5
$\begingroup$

Let $\mu$ be standard Gaussian measure on $\mathbb{C}^n$, i.e. $d\mu = \frac{1}{(2 \pi)^n} e^{-|z|^2/2}\,dz$, and fix $0 < p < 1$ (note carefully).

Suppose $g$ is holomorphic on $\mathbb{C}^n$ and satisfies $\int |g|^p\,d\mu < \infty$. Do there exist holomorphic polynomials $g_n$ such that $\int |g-g_n|^p\,d\mu \to 0$?

Stated another way, let $\mathcal{H}$ be the space of holomorphic functions on $\mathbb{C}^n$ and $\mathcal{P}$ be the holomorphic polynomials. Let $\mathcal{H}L^p(\mu) = \{ g \in \mathcal{H} : \int |g|^p\,d\mu < \infty\}$, equipped with the usual metric $d(f,g) = \int |f-g|^p\,d\mu$ (which of course is not a norm). Clearly $\mathcal{P} \subset \mathcal{H} L^p(\mu)$. Is $\mathcal{P}$ dense in $\mathcal{H} L^p(\mu)$?

Even a proof or counterexample for $n=1$ would shed some light.

This is true for $1 \le p < \infty$ and seems to be well known, but the proof I've seen does not go through for $p < 1$, since it needs $t^p$ to be a convex function. It goes like this. First you show that as $\theta \to 0$ we have $g(e^{i\theta} \cdot) \to g$ in $L^p(\mu)$; this part still works for $p < 1$. Now let $F_n$ be the Fejér kernel and set $g_n(z) = \int_{-\pi}^\pi F_n(\theta) g(e^{i \theta} z)\,d\theta$, which can be shown to be a polynomial of degree at most $n-1$. If $p \ge 1$ we can use Jensen's inequality on the probability measure $F(\theta) \,d\theta$ to show $$\int_{\mathbb{C}^n} |g(z)-g_n(z)|^p\,\mu(dz) \le \int_{\mathbb{C}^n} \int_{-\pi}^\pi F_n(\theta) \left|g(z)-g(e^{i\theta} z)\right|^p\,d\theta \,\mu(dz).$$ After interchanging the integrals, properties of the Fejér kernel imply this converges to $\lim_{\theta \to 0} \int_{\mathbb{C}^n} \left|g(z)-g(e^{i\theta} z)\right|^p\,d\mu = 0$ as previously argued. But for $p < 1$, Jensen's inequality goes the wrong way.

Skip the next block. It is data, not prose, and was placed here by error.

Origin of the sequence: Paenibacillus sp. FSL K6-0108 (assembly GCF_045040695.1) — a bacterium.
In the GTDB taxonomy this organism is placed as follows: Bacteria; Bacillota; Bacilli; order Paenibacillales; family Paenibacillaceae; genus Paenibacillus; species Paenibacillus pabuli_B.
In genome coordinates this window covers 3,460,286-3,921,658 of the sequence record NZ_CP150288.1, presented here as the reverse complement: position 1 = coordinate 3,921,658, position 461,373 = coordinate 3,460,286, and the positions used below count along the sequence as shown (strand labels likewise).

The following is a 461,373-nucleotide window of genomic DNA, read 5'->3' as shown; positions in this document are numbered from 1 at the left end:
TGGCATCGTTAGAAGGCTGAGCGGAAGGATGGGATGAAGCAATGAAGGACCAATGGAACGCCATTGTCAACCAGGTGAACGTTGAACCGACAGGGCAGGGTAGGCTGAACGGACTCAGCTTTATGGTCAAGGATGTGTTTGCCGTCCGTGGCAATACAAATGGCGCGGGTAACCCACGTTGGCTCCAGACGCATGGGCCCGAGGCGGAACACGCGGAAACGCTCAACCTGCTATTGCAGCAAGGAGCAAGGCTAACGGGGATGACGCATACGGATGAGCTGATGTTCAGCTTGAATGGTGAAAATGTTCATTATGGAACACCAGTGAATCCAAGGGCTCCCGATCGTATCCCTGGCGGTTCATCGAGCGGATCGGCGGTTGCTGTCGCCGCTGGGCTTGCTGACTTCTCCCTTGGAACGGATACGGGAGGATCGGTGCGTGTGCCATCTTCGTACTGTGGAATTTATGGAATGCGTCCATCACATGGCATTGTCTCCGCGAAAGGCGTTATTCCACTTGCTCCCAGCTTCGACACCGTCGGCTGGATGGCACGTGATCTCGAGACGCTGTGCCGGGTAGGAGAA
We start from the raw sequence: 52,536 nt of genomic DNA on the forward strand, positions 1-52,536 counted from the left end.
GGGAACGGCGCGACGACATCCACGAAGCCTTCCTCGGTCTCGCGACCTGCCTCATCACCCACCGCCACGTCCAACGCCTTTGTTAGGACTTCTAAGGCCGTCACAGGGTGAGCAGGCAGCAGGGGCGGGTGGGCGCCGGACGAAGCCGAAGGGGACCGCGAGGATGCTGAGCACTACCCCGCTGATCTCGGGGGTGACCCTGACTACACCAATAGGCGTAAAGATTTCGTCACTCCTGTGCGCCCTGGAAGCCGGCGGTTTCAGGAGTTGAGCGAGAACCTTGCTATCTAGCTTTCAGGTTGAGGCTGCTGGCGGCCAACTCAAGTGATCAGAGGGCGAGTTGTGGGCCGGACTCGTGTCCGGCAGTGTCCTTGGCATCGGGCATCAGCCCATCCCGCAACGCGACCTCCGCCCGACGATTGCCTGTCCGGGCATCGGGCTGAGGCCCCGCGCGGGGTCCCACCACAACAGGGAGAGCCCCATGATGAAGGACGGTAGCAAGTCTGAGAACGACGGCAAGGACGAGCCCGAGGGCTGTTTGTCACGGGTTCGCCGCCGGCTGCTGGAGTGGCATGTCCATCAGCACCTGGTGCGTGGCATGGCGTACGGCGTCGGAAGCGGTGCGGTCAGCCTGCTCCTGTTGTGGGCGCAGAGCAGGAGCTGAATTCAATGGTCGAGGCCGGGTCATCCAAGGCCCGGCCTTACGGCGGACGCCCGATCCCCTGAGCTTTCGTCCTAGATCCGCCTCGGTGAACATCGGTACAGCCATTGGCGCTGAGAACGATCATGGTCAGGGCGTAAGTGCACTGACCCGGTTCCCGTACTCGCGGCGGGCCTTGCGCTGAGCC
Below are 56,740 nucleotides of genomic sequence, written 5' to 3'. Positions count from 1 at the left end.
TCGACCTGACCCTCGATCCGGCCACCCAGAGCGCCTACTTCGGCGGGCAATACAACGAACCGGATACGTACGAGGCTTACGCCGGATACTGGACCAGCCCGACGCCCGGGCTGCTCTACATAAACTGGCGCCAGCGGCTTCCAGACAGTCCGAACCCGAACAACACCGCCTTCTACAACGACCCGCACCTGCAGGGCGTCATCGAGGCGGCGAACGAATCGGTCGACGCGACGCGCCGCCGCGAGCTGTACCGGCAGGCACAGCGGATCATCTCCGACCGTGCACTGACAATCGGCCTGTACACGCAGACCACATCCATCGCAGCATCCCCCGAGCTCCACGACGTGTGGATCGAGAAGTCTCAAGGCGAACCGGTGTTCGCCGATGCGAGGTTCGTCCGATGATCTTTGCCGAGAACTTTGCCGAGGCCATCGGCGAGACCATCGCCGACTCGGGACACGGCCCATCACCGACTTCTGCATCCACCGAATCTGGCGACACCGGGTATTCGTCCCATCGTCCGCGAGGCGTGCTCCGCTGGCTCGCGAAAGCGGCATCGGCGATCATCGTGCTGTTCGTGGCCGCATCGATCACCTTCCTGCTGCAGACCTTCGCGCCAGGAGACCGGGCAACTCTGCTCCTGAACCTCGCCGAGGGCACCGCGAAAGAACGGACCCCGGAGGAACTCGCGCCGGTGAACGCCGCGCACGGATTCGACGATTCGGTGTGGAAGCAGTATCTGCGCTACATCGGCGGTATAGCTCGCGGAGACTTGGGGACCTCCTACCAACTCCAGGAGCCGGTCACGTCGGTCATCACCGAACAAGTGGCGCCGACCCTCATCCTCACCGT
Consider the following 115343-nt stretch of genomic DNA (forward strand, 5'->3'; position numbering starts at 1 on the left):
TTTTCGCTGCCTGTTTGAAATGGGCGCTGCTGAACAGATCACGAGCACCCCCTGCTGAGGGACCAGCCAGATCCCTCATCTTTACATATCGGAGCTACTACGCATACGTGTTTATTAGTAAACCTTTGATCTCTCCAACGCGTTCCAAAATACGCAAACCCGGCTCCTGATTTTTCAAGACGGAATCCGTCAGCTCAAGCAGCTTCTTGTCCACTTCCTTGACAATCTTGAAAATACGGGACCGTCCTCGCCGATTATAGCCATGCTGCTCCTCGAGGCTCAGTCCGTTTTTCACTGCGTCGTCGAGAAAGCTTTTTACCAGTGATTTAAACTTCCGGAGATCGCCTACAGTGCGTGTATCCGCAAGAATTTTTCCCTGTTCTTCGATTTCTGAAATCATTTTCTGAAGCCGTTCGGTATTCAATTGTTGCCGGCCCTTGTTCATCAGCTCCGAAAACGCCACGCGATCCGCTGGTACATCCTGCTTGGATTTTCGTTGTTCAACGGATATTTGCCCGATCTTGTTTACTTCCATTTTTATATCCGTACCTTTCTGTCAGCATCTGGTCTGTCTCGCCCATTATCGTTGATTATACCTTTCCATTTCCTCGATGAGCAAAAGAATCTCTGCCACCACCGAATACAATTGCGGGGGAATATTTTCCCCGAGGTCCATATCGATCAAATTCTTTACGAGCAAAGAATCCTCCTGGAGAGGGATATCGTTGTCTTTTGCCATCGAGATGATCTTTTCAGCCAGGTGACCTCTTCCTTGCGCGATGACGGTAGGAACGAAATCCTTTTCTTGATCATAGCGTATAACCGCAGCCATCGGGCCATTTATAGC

One idea is to try to find a dominating function for $|g-g_n|$ and use dominated convergence. For instance, $g_n$ is controlled by $\sup_{\theta} |g(e^{i \theta} z)|$, and maybe we could bound that in terms of $g$ or some related $L^p$ function. But I don't see how to do that.

$\endgroup$
2
$\begingroup$

Yes, they are dense.

The key result comes from a paper of R. Wallstén [1], in which Theorem 3.1 implies that the set $\mathcal{E}$ of functions of the form $$f(z) = \sum_{j=1}^m a_j e^{\langle z, w_j \rangle}, \qquad a_j \in \mathbb{C}, \, w_j \in \mathbb{C}^n$$ is dense in $\mathcal{H} L^p(\mu)$ for any $0 < p < 1$. Clearly $\mathcal{E} \subset \mathcal{H} L^1(\mu)$, and we already know that $\mathcal{P}$ is dense in $\mathcal{H} L^1(\mu)$. So given $g \in \mathcal{H} L^p(\mu)$ and $\epsilon > 0$, we may choose $f \in \mathcal{E}$ and $h \in \mathcal{P}$ with $$\int |g-f|^p\,d\mu < \epsilon, \qquad \int |f-h|\,d\mu < \epsilon.$$ But by Jensen's inequality, $\int |f-h|^p \,d\mu \le \left(\int |f-h|\,d\mu\right)^p$, so by the triangle inequality in $L^p$ we have $$\int |g-h|^p\,d\mu \le \int |g-f|^p\,d\mu + \int |f-h|^p \,d\mu \le \epsilon + \epsilon^p.$$

[1] Wallstén, Robert. The $S^p$-criterion for Hankel forms on the Fock space, $0<p<1$. Math. Scand. 64 (1989), no. 1, 123–132. MR 1036432 Open access via DigiZeitschriften (PDF)

$\endgroup$

Your Answer

By clicking “Post Your Answer”, you agree to our terms of service, privacy policy and cookie policy

Not the answer you're looking for? Browse other questions tagged or ask your own question.